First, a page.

Main landing gear supports, parts 4 and 5, were inserted into holes drilled to the fuselage. Sheet plastic strips were used to support the struts as they were angled evenly from the fuselage and affixed with super glue. In place of the kit's plastic cross brace part 23, K&S .015 inch (.38mm) music wire support rods were extended between the fuselage and wheel supports 4 & 5. Aerodynamic shock absorbers were made from 7mm long strips of Contrail Wing Struts airfoil section 3mm wide. A slot was sawn along the length of the stripes in order to affix them atop the metal wires. Once in place, the slot was filled with super glue gel and sanded smooth.

The main wheel hubs have sink holes which make the rims undefined. The existing shallow rim was deepened with a needle scriber, which made it easier to paint.


The wheels were attached to the metal wire strut supports at this time in order to adjust their angle and height. The tail wheel attachment flange and axle were trimmed and replaced with an angled brass rod embedded into the wheel for strength and accuracy. Prior to attaching the canopy and wing assembly, the cockpit assembly was painted using Humbrol colors: flat black 33 cockpit, 72 seat cushions. Joy sticks were furnished from brass rod which were also painted black, along with strips of Tamiya Tape lap belts.

Once cockpit painting was completed, the clear canopy, with wings attached to the metal through rods, was attached using clear 5-minute two part epoxy glue to the cockpit sill. The clear epoxy provides a strong joint, does not fog the clear plastic and, also seals gaps. After a five minute curing time, the epoxy hardened and enabled the addition of the fuselage to mid wing support parts 11 and 32. Dry fit of the supports revealed that they are too long and require trimming their outboard edges by 2.5mm. Vertical support parts no.17 were replaced with 1mm wide and 7mm long airfoil sections, which were more accurate than the kit's thin round supports. Piano wire rod .015 in diameter and 7mm long was used between the vertical supports. Once the lower wing supports were affixed in place, the gaps between the wing roots and clear canopy were sealed with two part clear epoxy, for added strength.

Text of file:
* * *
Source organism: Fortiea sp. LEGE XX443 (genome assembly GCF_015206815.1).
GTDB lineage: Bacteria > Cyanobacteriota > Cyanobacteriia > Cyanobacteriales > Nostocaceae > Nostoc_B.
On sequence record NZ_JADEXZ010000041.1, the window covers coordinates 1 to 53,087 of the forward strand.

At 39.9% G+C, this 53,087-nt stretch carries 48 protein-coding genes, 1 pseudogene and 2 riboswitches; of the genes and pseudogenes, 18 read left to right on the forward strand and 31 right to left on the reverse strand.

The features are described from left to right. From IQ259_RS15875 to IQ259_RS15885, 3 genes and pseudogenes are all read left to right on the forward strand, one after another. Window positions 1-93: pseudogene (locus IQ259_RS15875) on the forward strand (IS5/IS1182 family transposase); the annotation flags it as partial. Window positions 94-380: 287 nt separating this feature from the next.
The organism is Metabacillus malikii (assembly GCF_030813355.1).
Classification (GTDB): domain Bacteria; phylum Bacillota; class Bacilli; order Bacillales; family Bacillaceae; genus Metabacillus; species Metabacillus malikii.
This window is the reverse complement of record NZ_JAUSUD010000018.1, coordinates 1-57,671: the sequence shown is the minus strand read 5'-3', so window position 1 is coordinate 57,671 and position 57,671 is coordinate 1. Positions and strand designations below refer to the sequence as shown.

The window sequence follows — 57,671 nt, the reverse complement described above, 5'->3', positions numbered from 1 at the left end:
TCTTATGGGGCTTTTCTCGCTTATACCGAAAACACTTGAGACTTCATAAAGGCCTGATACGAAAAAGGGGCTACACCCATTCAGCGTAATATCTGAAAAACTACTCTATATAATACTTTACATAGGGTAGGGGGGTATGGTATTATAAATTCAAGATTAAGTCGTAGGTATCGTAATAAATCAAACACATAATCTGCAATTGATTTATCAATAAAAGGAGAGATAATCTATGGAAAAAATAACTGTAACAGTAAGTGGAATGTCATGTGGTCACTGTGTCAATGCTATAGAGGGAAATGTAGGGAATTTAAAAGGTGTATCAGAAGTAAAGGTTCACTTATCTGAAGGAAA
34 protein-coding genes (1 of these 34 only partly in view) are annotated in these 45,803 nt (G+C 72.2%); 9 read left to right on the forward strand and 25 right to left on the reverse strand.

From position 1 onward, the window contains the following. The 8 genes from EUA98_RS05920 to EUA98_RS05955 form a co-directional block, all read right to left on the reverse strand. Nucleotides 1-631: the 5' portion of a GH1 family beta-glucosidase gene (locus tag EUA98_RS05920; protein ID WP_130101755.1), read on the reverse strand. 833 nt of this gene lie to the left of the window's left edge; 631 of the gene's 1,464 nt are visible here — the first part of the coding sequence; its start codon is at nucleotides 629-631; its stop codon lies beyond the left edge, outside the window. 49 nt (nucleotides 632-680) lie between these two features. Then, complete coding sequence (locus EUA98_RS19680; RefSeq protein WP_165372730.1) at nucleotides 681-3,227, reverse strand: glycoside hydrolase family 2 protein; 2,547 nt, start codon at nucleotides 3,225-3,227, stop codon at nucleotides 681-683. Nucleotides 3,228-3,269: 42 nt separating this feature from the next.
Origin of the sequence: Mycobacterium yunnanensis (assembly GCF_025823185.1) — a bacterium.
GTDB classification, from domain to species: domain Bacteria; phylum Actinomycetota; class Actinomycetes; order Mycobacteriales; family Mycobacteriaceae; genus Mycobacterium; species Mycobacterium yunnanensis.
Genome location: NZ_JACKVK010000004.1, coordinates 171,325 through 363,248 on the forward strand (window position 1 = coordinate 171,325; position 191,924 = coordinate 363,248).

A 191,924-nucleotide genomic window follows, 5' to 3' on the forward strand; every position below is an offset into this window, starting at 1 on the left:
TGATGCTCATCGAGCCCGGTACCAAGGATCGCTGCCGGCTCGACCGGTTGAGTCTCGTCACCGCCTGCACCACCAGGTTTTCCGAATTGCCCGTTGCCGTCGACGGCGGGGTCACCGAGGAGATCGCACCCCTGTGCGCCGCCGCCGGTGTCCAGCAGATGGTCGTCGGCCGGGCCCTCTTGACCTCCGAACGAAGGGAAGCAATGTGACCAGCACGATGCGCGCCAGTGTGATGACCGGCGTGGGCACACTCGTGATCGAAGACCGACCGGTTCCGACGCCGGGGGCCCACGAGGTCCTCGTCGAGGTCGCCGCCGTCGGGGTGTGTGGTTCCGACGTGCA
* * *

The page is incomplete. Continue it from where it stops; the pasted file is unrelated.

Through holes were drilled through the vertical fin trailing edge, horizontal stabilizer trailing edges and lower fuselage using a #76 drill. With one end of a 15mm nylon fishing wire anchored to the lower fuselage hole using super glue, the wire was run through the horizontal stabilizers and fin to be attached to the opposite side of the lower fuselage. While pulling the fishing wire taught, the free end was cemented to the fuselage with super glue, speed dried with accelerator. Further tightening was achieved using smoke from a blown out match flame.


Painting:

All inner frames were painted flat black from the outside, after Tamiya Tape mask application.

The 1950 Yellow Super Cub was painted overall flat Testors Model Masters flat white, followed by Testors Model Masters Insignia Yellow. To ensure fuselage insignia blue decal stripe proper positioning, the fuselage roundel and identification were applied first. A hardened Future Klear coat, enabled me to scrape off unwanted sections of the decal stripe with an X-Acto blade.